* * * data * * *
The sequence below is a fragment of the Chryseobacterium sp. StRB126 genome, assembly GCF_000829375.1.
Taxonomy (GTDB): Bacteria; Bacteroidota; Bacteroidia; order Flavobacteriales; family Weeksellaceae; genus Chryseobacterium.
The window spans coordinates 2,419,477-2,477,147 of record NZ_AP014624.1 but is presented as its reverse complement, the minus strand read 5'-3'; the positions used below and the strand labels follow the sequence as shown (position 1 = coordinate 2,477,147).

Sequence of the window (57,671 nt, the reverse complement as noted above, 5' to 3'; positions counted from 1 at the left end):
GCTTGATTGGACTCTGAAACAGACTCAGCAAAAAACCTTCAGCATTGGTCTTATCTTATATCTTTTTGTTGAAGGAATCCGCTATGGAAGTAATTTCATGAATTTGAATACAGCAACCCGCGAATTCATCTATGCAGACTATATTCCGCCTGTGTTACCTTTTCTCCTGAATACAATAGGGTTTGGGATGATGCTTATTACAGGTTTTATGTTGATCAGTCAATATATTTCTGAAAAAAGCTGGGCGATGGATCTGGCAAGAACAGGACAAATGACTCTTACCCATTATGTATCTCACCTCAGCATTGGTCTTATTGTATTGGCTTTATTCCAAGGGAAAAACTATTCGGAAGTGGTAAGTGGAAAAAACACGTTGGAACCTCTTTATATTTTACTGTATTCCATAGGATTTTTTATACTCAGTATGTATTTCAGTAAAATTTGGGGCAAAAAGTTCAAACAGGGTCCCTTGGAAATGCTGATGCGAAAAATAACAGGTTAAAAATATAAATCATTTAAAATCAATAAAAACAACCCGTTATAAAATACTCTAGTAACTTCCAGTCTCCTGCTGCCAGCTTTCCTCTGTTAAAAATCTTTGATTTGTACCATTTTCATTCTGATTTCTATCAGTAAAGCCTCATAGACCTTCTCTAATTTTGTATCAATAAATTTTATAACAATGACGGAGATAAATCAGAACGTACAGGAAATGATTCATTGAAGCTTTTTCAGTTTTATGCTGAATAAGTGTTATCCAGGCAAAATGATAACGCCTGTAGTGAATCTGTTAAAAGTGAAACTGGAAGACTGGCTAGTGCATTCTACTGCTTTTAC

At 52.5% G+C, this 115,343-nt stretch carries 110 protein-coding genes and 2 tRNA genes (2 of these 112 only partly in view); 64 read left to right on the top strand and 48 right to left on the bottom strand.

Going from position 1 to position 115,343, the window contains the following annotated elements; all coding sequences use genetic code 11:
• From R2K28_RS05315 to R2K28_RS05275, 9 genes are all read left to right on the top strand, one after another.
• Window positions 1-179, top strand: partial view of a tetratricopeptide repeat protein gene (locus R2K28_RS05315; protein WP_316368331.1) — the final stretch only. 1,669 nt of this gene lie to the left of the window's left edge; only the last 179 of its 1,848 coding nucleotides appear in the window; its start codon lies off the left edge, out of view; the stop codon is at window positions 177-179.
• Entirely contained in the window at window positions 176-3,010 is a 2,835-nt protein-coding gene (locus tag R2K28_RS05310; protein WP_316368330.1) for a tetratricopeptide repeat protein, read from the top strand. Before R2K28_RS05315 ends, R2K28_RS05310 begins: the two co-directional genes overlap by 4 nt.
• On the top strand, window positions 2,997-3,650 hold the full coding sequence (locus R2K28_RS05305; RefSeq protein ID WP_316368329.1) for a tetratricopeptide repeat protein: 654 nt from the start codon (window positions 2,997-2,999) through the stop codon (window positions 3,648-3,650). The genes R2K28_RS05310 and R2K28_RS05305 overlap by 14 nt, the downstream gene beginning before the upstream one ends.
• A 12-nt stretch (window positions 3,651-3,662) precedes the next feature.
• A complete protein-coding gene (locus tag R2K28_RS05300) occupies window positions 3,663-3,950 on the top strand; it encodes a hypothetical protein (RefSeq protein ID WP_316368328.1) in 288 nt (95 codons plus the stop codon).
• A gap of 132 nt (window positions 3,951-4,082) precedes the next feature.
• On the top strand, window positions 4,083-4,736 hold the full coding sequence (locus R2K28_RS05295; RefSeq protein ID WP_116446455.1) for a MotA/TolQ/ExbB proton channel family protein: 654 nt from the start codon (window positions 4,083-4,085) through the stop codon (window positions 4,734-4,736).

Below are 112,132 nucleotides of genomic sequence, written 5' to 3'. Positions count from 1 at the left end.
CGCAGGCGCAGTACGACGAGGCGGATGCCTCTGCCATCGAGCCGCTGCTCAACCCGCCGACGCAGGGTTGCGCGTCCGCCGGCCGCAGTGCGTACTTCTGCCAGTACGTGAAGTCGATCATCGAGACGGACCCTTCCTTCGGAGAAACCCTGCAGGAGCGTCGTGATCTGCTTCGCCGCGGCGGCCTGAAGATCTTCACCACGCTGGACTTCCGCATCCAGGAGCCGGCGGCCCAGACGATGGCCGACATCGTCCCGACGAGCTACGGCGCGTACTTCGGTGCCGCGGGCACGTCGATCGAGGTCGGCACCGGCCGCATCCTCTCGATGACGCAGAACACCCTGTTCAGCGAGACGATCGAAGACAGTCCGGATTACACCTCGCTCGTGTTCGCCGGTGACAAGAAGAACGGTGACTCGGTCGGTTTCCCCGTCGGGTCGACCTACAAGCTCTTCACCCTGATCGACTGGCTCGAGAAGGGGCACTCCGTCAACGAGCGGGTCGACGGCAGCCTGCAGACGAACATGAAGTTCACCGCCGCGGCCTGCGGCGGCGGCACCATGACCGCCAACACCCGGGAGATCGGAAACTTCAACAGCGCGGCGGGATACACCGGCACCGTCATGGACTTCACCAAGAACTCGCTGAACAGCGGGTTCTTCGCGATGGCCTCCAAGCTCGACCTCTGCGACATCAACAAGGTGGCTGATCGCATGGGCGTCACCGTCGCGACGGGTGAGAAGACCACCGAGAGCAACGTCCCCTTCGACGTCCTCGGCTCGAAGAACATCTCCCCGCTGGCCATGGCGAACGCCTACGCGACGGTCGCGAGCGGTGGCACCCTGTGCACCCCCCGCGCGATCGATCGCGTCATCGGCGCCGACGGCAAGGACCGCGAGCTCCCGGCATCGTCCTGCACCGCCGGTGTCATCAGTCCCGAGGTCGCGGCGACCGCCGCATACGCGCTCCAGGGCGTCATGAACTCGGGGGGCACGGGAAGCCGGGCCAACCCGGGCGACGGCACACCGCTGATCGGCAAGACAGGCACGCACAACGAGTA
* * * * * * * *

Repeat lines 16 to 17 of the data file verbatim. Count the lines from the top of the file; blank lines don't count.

Below are 112,132 nucleotides of genomic sequence, written 5' to 3'. Positions count from 1 at the left end.
CGCAGGCGCAGTACGACGAGGCGGATGCCTCTGCCATCGAGCCGCTGCTCAACCCGCCGACGCAGGGTTGCGCGTCCGCCGGCCGCAGTGCGTACTTCTGCCAGTACGTGAAGTCGATCATCGAGACGGACCCTTCCTTCGGAGAAACCCTGCAGGAGCGTCGTGATCTGCTTCGCCGCGGCGGCCTGAAGATCTTCACCACGCTGGACTTCCGCATCCAGGAGCCGGCGGCCCAGACGATGGCCGACATCGTCCCGACGAGCTACGGCGCGTACTTCGGTGCCGCGGGCACGTCGATCGAGGTCGGCACCGGCCGCATCCTCTCGATGACGCAGAACACCCTGTTCAGCGAGACGATCGAAGACAGTCCGGATTACACCTCGCTCGTGTTCGCCGGTGACAAGAAGAACGGTGACTCGGTCGGTTTCCCCGTCGGGTCGACCTACAAGCTCTTCACCCTGATCGACTGGCTCGAGAAGGGGCACTCCGTCAACGAGCGGGTCGACGGCAGCCTGCAGACGAACATGAAGTTCACCGCCGCGGCCTGCGGCGGCGGCACCATGACCGCCAACACCCGGGAGATCGGAAACTTCAACAGCGCGGCGGGATACACCGGCACCGTCATGGACTTCACCAAGAACTCGCTGAACAGCGGGTTCTTCGCGATGGCCTCCAAGCTCGACCTCTGCGACATCAACAAGGTGGCTGATCGCATGGGCGTCACCGTCGCGACGGGTGAGAAGACCACCGAGAGCAACGTCCCCTTCGACGTCCTCGGCTCGAAGAACATCTCCCCGCTGGCCATGGCGAACGCCTACGCGACGGTCGCGAGCGGTGGCACCCTGTGCACCCCCCGCGCGATCGATCGCGTCATCGGCGCCGACGGCAAGGACCGCGAGCTCCCGGCATCGTCCTGCACCGCCGGTGTCATCAGTCCCGAGGTCGCGGCGACCGCCGCATACGCGCTCCAGGGCGTCATGAACTCGGGGGGCACGGGAAGCCGGGCCAACCCGGGCGACGGCACACCGCTGATCGGCAAGACAGGCACGCACAACGAGTA